The Des Moines Register, May 5, 2016
About 30 percent of students who started college in the fall of 2013 did not return to any U.S. college in the fall of 2014, according to the most recent data from the National Student Clearinghouse Research Center. Think about that. Nearly one in three students. They didn’t transfer to a different school. They didn’t go back.
Dallas Morning News, April 28, 2016
Only about two out of five students who start at a two-year college complete their studies within six years, according to the National Student Clearinghouse Research Center, compared with nearly 80% who first enroll in a public four-year institution. Read more>
Big Ideas for Small Business, April 26, 2016
As a general rule, it’s not illegal for an employer to do a background check (other than medical or genetic history). Thus, under federal law employers can check a job applicant’s work history, education, criminal record, financial history, and social media postings. You can check an applicant’s education claims as part of an overall background search. A separate check can be made through the National Student Clearinghouse. Read more >
Westfair Communications, April 14, 2016
Westchester Community College has partnered with Manhattanville College and The College of New Rochelle in an attempt to ease the process of transferring from its two-year programs to four-year degrees. That brings the school’s total partnerships to 10.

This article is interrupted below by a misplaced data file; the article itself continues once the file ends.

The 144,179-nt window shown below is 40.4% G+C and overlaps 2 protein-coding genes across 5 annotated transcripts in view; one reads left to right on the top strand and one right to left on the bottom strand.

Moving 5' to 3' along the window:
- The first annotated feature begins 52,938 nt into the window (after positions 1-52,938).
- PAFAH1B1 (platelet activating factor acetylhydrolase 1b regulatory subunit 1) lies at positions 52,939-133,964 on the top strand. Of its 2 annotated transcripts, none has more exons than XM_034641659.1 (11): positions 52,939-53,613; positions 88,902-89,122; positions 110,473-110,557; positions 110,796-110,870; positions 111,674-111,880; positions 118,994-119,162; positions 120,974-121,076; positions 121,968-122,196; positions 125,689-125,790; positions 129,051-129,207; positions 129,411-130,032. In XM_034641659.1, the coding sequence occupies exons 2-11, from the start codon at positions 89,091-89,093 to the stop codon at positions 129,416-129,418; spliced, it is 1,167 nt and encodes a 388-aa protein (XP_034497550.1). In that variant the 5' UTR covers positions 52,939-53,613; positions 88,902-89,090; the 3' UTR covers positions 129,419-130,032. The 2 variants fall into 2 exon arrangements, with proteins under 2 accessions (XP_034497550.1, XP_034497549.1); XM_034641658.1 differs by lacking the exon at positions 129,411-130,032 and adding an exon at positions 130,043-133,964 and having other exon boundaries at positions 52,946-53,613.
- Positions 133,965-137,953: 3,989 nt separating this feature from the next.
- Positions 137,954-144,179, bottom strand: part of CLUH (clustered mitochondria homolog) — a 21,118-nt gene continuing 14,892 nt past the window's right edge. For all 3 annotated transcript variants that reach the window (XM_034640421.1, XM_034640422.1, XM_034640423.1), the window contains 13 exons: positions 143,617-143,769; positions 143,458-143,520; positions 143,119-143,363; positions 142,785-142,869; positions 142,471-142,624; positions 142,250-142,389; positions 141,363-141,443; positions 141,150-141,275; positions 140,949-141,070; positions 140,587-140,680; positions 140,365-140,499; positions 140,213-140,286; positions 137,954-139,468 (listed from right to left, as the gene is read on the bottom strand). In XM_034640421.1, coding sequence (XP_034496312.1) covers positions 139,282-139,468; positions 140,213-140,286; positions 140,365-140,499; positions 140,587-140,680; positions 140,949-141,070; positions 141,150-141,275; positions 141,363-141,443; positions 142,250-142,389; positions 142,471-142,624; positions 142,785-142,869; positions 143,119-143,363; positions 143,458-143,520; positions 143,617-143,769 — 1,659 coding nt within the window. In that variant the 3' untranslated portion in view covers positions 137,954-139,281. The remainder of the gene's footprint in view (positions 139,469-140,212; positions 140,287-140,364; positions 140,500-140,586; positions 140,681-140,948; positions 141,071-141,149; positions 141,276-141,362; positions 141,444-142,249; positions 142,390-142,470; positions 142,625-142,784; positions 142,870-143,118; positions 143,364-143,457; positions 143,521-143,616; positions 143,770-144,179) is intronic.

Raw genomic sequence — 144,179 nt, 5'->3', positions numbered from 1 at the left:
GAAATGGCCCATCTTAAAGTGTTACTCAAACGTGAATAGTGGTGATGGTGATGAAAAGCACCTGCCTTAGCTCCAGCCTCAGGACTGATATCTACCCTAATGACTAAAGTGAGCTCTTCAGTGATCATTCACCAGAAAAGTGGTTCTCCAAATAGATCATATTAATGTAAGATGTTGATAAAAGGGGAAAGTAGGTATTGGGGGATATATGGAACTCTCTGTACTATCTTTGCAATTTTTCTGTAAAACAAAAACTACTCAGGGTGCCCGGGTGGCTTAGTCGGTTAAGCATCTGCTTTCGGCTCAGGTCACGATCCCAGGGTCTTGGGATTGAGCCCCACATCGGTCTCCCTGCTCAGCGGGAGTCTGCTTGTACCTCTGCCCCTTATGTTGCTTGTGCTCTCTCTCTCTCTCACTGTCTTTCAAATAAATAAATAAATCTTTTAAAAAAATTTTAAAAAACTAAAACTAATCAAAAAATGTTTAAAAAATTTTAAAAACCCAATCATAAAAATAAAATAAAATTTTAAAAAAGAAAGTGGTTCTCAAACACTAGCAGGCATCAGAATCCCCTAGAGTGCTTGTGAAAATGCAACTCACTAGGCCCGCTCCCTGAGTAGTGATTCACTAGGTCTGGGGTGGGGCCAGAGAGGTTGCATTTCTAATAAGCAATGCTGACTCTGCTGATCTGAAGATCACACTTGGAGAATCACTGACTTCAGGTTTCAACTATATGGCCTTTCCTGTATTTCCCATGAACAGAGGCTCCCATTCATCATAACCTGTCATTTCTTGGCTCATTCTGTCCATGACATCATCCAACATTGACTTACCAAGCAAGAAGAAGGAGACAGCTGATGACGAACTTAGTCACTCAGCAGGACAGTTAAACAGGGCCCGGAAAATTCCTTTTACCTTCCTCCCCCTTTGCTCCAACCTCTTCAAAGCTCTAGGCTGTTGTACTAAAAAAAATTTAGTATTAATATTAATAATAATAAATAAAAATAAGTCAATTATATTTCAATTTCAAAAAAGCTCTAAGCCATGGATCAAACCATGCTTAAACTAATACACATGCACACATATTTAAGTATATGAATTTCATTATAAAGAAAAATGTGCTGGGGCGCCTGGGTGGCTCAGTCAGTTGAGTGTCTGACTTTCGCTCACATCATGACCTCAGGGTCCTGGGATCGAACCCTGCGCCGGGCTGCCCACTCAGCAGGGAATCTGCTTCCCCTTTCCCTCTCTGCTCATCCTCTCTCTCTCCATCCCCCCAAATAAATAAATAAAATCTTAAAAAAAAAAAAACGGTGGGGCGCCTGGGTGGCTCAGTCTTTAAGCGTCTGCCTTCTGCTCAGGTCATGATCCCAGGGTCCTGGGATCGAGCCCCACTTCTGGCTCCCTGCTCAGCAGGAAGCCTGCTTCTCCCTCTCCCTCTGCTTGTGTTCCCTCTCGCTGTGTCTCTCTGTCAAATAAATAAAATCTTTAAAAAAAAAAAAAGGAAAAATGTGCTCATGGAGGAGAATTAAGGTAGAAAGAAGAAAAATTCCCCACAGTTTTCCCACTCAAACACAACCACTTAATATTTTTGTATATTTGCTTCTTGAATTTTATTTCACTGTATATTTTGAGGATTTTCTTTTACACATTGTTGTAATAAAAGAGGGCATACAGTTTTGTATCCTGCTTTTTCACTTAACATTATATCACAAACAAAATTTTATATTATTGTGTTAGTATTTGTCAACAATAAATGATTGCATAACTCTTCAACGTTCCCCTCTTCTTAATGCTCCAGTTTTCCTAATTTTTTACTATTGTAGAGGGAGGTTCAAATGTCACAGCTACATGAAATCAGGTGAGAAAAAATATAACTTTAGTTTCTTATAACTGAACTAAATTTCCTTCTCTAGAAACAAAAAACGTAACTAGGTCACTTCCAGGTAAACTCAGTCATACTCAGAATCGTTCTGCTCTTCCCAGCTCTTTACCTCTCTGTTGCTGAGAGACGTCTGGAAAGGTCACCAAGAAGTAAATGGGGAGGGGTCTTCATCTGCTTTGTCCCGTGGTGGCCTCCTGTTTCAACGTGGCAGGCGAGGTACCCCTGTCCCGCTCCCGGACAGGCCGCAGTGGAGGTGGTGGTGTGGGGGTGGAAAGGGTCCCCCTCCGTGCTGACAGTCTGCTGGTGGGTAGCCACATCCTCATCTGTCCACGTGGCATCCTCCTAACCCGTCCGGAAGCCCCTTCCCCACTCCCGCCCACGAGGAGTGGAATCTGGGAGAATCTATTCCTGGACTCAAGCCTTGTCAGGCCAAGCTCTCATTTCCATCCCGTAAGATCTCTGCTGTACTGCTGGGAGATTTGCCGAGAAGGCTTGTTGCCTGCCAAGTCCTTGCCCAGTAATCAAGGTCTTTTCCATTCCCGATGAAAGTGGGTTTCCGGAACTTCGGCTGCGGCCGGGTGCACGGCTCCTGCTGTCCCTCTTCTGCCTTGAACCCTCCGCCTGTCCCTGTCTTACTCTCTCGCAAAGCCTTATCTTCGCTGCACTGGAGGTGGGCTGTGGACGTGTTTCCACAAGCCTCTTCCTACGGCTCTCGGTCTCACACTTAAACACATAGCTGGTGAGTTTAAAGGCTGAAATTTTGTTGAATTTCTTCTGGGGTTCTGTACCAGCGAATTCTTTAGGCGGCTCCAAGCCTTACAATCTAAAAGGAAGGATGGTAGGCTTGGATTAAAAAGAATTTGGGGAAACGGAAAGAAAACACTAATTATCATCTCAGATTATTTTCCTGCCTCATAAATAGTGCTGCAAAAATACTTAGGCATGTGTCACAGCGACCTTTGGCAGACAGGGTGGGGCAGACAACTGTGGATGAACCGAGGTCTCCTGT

In its 2014-19 strategic plan, WCC specifically noted a goal to both increase the number of students transferring after graduation and the “transfer pathways” for students to follow. Nearly 50 percent of the students who completed a degree at four-year institutions in the 2013-14 academic year had enrolled at a two-year institution at some point, according to a May 2015 report from the National Student Clearinghouse Research Center. Read more >
The Diane Rehm Show, April 14, 2016
Today’s college graduates are taking longer to find a job and settle into a career. High levels of student debt add to the challenge. Hear some of the nation’s experts discuss navigating the transition from college to the workforce. Listen to this radio interview of:
Jeffrey Selingo regular contributor on higher education, the Washington Post; author, “There is Life After College: What Parents And Students Should Know About Navigating School To Prepare For The Jobs Of Tomorrow”
Anthony Carnevale director and research professor, Center on Education and the Workforce at Georgetown University
Kristen Hamilton CEO and co-founder, Koru
Andy Chan vice president for innovation and career development, Wake Forest University
“According to the National Student Clearinghouse, there are many more people in their 20s than in any other age group right now, who have some college credit and no degree. So we’re sending all of these people to college and they’re leaving before they have a degree. And if you look at any employment ad, nobody ever says, some college credit, no degree necessary. Right?” said Jeff Selingo.
The Miami Student, April 8, 2016
Patrick Carroll designs his own board games. He plays the bassoon, electric bass and multiple percussion instruments. He was a street performer and stand-up comedian, is head tutor at the Rinella Learning Center and, like many undergraduates, does not know what he wants to do after finishing his bachelor’s degree in physics. Carroll is 31 years old.